Going Forward, In Reverse: How Toyota Made Its Comeback, and Honda Hasn't
When Toyota had that niggling little kerfuffle a few years ago, what with its cars accelerating its occupants without their knowledge, analysts and pundits wondered out loud when, or if, Toyota would gain its mojo back. Turns out, the answer is now. Toyota sales were up 13.8 percent in April, compared to last year, and Toyota sold 6,000 more Camrys in that same month than in 2011. Some analysts point out that it took about 4 months for Toyota to bounce back, from both the spate of recalls as well as the devastating earthquake and tsunami in Japan last March. A recall of Toyota's magnitude might have destroyed a lesser company. But, being Toyota, the juggernaut can seemingly do no wrong. On the other hand, Honda never enjoyed such a recall. Yet, its sales have been floundering recently—it suffered nowhere near the humiliating publicity as Toyota, but sales have dropped for 10 straight months, and overall by two percent from last April. Even with the national consciousness learning to accept $4/gallon gasoline, Honda's hybrids haven't been selling well. What's going on at the big H? Should Honda suffer through its own recall to rejuvenate its own motivation? Oh wait, it already has its own share of recall problems. How did Toyota regain its customers? It launched a new Camry, which despite its problems is practically ingrained in the American spirit, as quintessential to the nation's well-being as apple pie and a warm glass of milk before bedtime. Two new Prius models proved to be popular, efficient and well-priced. In fact, Prius sales doubled in April 2012 compared to April of last year, though Toyota didn't specify if it included all three models. "Any way you look at it, Toyota, Lexus and Scion dealers outperformed the industry," said Robert Carter, Vice President of the Toyota division. "April was an excellent month for Toyota and a good month for the industry. We are ordering more Camrys and [the factory] is able to build them. We are adding overall volume." Industry analysts say that the acceleration recall has been pushed out of mind of most buyers; as a result, Toyota is actually attracting new customers instead of appealing to its typically loyal fanbase. Honda claims that its sales in April, 2011 were up 10 percent from 2010, and the figures seem to indicate this. Yet Honda hasn't built up its sales base as quickly as Toyota. Compared to last year, its April sales dropped by 3 percent. Part of the reason is that Honda's production was more affected by the tsunami than Toyota, forcing it to delay introduction of the 2012 Civic; Toyota was able to recover its assembly lines quicker. Yet both companies build a majority of their products in North America. And both companies are pushing incentives aggressively, with Toyota spending more than Honda on rebates and special lease rates. But most importantly, Honda's new car lineup hasn't been compelling. The Accord is aging, the Civic was released already in need of a frantic update, and the Fit, CR-Z, and Insight have lost their luster. A new Accord is in the pipeline for release this fall, and the Civic should be getting an update soon as well. Not too far behind is the Pilot, which is in its fifth production year. One of the bright spots in the Honda lineup? The CR-V, which is all-new this year, proving that the formula for success is to keep the new-and-shiny in the showrooms. Source: Automotive News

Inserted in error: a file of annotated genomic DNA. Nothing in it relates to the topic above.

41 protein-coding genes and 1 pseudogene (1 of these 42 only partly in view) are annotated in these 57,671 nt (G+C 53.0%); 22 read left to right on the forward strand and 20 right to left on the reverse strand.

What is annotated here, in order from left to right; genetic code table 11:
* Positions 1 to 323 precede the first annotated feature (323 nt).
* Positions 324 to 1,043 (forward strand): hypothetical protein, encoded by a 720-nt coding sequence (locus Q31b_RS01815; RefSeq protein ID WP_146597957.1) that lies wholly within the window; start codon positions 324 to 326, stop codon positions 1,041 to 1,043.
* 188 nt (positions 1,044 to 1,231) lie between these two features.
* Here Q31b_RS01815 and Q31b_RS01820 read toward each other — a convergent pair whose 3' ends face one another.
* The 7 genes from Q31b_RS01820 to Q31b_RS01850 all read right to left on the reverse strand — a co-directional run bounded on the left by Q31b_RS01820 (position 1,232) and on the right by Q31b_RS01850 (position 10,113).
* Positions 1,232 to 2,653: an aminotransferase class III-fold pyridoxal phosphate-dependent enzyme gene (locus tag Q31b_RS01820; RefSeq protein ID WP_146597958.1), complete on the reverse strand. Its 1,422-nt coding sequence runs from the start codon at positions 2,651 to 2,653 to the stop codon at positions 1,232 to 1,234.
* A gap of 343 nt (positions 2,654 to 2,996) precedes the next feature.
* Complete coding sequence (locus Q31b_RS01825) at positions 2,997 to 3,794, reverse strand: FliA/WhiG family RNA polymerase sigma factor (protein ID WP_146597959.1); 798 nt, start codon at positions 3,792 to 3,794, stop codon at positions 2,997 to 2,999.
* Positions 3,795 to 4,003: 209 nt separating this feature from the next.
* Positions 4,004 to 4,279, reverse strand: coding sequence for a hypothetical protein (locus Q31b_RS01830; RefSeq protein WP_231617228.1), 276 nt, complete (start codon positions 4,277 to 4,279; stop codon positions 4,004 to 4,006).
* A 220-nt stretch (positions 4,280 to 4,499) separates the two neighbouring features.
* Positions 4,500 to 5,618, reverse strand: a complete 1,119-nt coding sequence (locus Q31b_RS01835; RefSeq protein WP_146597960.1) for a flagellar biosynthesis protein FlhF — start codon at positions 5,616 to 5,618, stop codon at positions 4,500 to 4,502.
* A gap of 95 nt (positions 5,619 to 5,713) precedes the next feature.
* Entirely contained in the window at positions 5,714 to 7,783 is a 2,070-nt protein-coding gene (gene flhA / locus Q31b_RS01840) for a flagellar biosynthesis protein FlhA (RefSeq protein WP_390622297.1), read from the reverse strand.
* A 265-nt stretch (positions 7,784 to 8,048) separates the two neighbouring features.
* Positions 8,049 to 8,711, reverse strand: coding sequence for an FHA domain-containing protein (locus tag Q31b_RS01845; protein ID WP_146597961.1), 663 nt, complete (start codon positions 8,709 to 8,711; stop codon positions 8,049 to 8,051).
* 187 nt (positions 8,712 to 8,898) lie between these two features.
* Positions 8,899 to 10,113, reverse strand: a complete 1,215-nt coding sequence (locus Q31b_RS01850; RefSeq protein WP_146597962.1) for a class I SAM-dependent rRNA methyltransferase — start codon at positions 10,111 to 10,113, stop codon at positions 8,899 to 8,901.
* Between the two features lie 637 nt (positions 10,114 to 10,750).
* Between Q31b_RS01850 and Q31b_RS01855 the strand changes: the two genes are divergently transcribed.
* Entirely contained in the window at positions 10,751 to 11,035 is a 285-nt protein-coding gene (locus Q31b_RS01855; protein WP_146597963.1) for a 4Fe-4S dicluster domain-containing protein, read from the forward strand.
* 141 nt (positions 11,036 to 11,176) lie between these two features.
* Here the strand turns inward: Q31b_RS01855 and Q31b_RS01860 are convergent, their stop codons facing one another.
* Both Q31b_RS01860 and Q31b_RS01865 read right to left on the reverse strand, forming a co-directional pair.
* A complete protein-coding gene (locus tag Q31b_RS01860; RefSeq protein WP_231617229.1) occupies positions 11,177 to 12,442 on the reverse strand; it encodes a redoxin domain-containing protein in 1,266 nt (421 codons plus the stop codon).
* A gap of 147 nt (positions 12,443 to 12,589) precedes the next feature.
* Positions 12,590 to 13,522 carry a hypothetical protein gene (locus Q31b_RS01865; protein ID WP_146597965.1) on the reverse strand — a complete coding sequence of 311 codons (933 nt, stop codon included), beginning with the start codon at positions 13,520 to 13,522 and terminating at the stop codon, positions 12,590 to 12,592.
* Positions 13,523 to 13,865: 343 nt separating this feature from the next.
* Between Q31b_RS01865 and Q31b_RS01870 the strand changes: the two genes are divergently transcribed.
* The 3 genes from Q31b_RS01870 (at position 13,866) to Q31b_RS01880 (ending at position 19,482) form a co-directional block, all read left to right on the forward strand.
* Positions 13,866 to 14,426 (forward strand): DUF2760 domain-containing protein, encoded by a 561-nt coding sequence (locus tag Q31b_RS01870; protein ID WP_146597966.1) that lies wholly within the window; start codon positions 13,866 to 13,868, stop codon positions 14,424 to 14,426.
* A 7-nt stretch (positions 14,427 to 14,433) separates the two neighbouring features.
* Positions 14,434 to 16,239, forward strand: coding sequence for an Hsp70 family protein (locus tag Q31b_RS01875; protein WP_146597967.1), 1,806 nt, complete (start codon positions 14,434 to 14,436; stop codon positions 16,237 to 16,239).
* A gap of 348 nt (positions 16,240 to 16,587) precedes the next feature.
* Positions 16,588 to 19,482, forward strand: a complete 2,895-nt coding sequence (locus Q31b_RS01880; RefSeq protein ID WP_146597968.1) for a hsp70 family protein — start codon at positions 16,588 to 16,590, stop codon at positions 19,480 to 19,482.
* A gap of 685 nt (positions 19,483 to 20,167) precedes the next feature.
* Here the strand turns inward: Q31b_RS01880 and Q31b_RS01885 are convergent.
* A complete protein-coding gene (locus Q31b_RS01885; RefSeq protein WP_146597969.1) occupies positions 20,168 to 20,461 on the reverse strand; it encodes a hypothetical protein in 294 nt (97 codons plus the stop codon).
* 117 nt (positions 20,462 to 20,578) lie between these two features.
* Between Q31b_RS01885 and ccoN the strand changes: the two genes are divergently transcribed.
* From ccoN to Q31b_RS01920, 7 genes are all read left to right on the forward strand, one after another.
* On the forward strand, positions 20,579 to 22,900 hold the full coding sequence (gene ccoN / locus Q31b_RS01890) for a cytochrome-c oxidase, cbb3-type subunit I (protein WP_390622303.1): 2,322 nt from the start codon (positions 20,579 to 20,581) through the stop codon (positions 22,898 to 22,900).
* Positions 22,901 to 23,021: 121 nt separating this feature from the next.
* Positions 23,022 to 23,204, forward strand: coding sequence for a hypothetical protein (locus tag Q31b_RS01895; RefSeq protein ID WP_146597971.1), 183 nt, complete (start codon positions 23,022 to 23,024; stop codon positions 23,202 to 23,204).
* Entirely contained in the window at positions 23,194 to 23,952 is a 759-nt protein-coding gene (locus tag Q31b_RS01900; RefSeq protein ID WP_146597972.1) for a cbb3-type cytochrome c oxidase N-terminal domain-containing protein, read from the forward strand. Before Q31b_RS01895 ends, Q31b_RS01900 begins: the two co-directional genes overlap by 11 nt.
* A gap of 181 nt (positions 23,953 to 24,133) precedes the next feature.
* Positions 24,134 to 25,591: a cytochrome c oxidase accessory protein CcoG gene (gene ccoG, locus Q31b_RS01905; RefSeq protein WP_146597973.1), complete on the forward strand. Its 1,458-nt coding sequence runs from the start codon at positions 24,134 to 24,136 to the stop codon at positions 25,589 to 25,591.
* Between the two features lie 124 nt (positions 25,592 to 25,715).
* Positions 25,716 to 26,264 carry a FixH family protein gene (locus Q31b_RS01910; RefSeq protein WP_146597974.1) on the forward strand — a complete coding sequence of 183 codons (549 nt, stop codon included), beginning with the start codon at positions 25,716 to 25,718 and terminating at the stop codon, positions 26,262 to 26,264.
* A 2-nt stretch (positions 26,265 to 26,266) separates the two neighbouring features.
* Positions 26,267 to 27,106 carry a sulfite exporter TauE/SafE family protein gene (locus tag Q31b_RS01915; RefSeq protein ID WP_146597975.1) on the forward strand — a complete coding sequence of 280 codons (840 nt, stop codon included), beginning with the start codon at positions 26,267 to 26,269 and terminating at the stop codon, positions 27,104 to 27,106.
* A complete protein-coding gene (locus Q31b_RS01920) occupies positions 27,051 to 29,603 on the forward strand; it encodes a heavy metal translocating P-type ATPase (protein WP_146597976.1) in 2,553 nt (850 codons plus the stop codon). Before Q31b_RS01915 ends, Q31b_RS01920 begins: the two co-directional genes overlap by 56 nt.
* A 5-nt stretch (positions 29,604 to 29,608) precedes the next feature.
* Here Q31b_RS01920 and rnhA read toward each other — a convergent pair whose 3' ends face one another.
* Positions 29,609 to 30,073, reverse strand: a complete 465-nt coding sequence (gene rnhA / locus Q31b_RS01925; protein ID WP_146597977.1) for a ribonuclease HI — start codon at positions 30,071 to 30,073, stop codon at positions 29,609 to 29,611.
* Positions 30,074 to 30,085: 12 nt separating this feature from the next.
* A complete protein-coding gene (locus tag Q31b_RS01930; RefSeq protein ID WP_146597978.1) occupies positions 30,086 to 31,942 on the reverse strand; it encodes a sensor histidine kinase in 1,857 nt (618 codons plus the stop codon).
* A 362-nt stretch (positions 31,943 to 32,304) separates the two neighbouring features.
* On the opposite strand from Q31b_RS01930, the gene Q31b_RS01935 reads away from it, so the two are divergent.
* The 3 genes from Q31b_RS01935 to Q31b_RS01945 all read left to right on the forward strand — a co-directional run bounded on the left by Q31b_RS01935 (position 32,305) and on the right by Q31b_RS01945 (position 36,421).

Just over five months after being introduced at the 2012 North American International Auto Show in Detroit,...